Kim Duffett's bronze sculpture of a kahiko dancer stands in front of the Hilton Hawaiian Village in Waikiki.


Sculptor's work reflects the
many cultures he has encountered

Kim Duffett has traveled worldwide but has never felt more comfortable than at home in Hawaii, surrounded by many different cultures.

Ku Makani Gallery

Blessing Ceremony: Begins at 6 p.m. Saturday at sculptures in front of Hilton Hawaiian Village; proceeds to gallery
On view: Duffett's works are on display through Aug. 30. Hours are 10 a.m. to 2 p.m. Mondays; and 10 a.m. to 2 p.m. and 6 to 10 p.m. Tuesdays to Sundays.
Admission: Free
Call: 942-1416
Also: Duffett will sign posters following the blessing. Cost is $20, to benefit the Pa'i Foundation in support of hula.

"When traveling, I don't like to act like a tourist. I learn about the customs, culture and try to learn the language," he said. "It allows you to become another person."

Duffett grew up in Ohio, wanting to be a dutiful son. "For a long time, I wanted to follow in my father's footsteps. He was a plant geneticist, a flower breeder," he said.

But he couldn't deny his other influences. He was exposed to art early on by his mother, who was an artist, and his brother became an accomplished painter.

Duffett discovered at age 6 a passion for carving birds out of wood. By the time he was 8, he was selling his birds at craft fairs.

After graduating from high school, Duffett decided to take a job in the field of horticulture, working on a plantation in Kenya. While in East Africa, he had the opportunity to study with local African woodcarvers, which rekindled his passion for sculpting.

After one year on the plantation, he headed off to Europe, where he stayed for four years and saw firsthand the pervasiveness of art in daily life as he traveled the country by bicycle.

"Art was everywhere. Sculptures were in every courtyard and in the walls of houses," he said. "Art in these cultures is in the air one breathes."

Duffett also embarked on a three-year sailing voyage in the South Pacific in the early '80s. The journey provided a lot of interaction with woodcarvers in Fiji, Vanuatu, the Solomon Islands and New Guinea. After returning to Hawaii, he began working in bronze through the foundry at the University of Hawaii at Manoa.

He tried his hand at carpentry but eventually made the decision to pursue art on a full-time basis. Some of Duffett's best-known pieces grace the entrance of the Hilton Hawaiian Village.

One of his first pieces for the Hilton was the bronze fountain of acclaimed kumu hula 'Iolani Luahine at the hotel's Tapa Tower, and in creating it, Duffett discovered a strong connection to kahiko, or ancient hula. "She brought the realization of the importance of the connection with the land and ancestors ... that certain sacredness that brought people back to the earth," he said.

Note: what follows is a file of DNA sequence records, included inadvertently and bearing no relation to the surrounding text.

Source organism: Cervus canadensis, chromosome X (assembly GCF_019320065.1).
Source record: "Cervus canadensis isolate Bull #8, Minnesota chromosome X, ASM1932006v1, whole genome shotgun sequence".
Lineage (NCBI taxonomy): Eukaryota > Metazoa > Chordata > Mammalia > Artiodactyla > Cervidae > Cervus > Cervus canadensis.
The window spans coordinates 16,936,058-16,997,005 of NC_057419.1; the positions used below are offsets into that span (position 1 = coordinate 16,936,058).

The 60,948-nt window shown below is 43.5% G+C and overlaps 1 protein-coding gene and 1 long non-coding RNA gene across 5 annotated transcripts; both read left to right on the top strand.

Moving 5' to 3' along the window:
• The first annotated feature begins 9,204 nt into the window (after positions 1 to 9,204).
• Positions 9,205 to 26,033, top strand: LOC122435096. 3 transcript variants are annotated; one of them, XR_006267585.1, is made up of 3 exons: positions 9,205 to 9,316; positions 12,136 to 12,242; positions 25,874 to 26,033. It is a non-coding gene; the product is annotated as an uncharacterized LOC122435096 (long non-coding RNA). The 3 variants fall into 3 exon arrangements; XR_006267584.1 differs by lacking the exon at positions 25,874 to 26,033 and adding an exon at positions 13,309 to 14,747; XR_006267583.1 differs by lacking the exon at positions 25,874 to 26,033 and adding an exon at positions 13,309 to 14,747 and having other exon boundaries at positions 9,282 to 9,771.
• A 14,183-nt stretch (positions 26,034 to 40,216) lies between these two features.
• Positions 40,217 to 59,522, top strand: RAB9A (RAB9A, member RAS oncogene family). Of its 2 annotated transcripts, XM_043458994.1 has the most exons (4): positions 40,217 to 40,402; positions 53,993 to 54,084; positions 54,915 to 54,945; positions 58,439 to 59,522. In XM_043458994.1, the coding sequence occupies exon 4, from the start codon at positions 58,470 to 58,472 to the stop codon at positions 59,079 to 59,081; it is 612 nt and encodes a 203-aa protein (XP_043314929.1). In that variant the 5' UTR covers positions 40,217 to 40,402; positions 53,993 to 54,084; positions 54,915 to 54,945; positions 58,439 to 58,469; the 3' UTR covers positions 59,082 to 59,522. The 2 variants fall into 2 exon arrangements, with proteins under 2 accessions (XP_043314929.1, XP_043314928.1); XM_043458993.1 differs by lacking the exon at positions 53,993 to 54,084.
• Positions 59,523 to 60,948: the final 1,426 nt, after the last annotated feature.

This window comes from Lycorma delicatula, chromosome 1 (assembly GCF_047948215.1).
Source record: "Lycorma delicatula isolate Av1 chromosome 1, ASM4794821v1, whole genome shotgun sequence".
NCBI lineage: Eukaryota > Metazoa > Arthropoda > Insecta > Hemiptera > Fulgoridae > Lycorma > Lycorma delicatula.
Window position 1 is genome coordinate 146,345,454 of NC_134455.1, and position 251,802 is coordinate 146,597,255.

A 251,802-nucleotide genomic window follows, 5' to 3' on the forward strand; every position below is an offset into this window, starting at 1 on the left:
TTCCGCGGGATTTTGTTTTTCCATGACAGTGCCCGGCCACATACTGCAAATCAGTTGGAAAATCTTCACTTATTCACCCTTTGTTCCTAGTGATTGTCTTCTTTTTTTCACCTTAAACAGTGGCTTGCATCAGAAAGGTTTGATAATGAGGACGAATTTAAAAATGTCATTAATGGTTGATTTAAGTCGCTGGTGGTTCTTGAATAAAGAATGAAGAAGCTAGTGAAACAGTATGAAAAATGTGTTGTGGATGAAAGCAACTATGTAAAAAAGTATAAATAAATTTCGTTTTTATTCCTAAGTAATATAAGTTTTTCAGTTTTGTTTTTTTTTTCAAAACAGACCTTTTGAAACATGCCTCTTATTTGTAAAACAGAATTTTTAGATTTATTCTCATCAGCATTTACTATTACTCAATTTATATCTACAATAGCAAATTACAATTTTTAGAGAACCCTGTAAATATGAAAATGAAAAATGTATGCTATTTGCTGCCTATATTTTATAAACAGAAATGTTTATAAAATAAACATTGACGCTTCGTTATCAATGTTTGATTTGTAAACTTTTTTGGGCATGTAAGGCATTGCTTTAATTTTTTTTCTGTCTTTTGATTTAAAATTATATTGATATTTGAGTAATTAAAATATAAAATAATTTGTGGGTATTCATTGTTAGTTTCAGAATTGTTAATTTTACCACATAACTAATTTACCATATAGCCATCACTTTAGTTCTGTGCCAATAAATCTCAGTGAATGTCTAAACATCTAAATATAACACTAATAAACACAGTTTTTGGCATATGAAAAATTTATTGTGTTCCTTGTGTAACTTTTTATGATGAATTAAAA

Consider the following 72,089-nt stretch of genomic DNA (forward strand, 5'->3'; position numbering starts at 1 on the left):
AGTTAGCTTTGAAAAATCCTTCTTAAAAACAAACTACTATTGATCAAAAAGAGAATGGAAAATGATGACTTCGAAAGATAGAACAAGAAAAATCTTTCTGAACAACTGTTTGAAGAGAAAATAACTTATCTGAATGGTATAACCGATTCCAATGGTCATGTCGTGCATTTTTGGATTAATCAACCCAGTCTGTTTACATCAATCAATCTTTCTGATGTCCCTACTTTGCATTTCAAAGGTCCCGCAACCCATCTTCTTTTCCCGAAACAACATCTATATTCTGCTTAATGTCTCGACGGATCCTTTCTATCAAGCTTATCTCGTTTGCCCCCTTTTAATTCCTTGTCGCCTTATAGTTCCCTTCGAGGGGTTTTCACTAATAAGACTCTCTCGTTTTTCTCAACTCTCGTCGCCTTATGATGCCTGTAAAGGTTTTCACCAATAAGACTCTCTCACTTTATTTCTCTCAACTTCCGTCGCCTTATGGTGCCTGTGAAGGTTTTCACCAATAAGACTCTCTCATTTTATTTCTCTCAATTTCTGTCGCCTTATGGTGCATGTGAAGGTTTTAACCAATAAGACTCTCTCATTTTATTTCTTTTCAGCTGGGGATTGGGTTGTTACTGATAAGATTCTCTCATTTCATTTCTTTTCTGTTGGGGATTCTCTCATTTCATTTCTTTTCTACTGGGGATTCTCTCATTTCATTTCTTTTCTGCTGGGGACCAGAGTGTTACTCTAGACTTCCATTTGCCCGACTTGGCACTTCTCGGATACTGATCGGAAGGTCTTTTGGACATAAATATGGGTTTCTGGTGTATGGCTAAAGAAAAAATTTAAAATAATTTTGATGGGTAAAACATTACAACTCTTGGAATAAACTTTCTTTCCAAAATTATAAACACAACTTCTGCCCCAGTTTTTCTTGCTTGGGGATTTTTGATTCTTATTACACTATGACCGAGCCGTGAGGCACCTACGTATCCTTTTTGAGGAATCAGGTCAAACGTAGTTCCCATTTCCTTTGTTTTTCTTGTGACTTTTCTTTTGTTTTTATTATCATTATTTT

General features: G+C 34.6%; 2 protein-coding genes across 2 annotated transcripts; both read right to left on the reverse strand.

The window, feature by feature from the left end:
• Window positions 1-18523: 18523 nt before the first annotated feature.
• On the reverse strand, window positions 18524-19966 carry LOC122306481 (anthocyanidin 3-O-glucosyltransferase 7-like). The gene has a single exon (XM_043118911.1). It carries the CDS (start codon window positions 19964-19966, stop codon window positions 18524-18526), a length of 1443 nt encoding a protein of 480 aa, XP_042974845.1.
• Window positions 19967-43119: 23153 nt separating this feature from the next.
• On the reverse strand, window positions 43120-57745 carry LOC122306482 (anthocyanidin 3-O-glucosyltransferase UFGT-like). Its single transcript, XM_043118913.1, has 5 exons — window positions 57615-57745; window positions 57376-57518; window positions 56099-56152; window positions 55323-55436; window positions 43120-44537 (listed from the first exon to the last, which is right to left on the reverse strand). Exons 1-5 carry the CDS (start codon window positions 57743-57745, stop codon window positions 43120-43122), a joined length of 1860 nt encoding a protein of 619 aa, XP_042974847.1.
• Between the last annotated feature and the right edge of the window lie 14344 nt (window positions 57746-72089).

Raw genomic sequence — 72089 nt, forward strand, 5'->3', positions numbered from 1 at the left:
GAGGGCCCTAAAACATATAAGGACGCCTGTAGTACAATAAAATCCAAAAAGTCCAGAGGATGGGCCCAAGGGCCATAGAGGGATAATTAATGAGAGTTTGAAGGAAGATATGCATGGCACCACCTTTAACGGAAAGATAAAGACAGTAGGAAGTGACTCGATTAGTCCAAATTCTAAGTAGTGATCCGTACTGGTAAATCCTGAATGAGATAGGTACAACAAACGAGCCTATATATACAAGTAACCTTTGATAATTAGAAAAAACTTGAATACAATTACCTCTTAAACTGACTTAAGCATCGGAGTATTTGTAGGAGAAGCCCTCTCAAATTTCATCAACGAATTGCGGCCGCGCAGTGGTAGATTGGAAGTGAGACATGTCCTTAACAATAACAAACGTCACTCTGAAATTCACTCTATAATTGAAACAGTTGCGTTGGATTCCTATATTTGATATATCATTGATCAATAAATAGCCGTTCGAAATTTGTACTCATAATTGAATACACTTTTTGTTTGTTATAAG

His three newest are poised at the hotel's entry at the edge of the waterfall. They are all engaged in dances related to the wind. The piece is entitled "Kaha ka 'Io me na Makani," which means "the hawk soars with the winds."

The sculptures were created to capture the beauty of kahiko, explained Duffett, who believes in the Renaissance ideal.

"It all goes back to the Hawaiian culture," he said. "Culture needs to be reinforced through art, hula, language and immersion schools. In the '40s and '50s, the hapa-haole version of hula was being taught; they didn't focus on kahiko, the ancient style."

His pieces, even in their landscape-enhancing beauty, are meant to educate. Kaha ka 'Io is the male figure who represents the hawk, the amakua of the alii, who is about to take flight. The hawk expresses the highest aspirations of the Hawaiian people, said Duffett.

The standing dancer, Ku Makani, represents the rising wind. And, Ka Leo o Haukani is the voice of the wind. In a seated position, she invokes the voices of ancestors.

After an overwhelming amount of requests, Duffett has transformed the larger-than-life bronze kahiko dancers into limited-edition miniatures, at one-eighth and one-quarter scale, or approximately 23 inches for the former and 46 inches for the latter, that will be available at Ka Makani Gallery. The pieces cost about $6,000 and $18,000 respectively.

"I wanted to make it more affordable for people," said the artist, whose gallery works are priced up to $24,000. (Bronze maile or kukui nut leis will sell for $50.) Eventually, he hopes to cast even smaller sculpture miniatures to make them more accessible to the public.

Duffett spent a lot of time making sure that the dancers' hair and facial expressions were well-defined. "I wanted to create a feeling of energy and movement."

Movement is important to him because Duffett is also a drummer in the band Espiritu Libre, which performs a mix of salsa and Brazilian jazz. "Drumming gives me a sense of rhythm, and watching the dancers move has really helped me a lot, especially when creating the sculptures at Hilton," he said.

Duffett says he feels proudest when a kumu hula or hula dancer assures him that his sculptures have captured the essence of hula.

"Living in these soulful islands, I feel a sense of the aina at the core of my being, and this is the source of my inspiration in sculpture," he said.

Ideally, sculptures should seem to take on a life of their own. It is essential that a story be told, using symbolism, gesture, form or whatever means necessary to convey a message, according to Duffett. Pieces should also be mysterious and have a sense of the undefined. "People should learn something from it. ... It needs to have a message of meaning."

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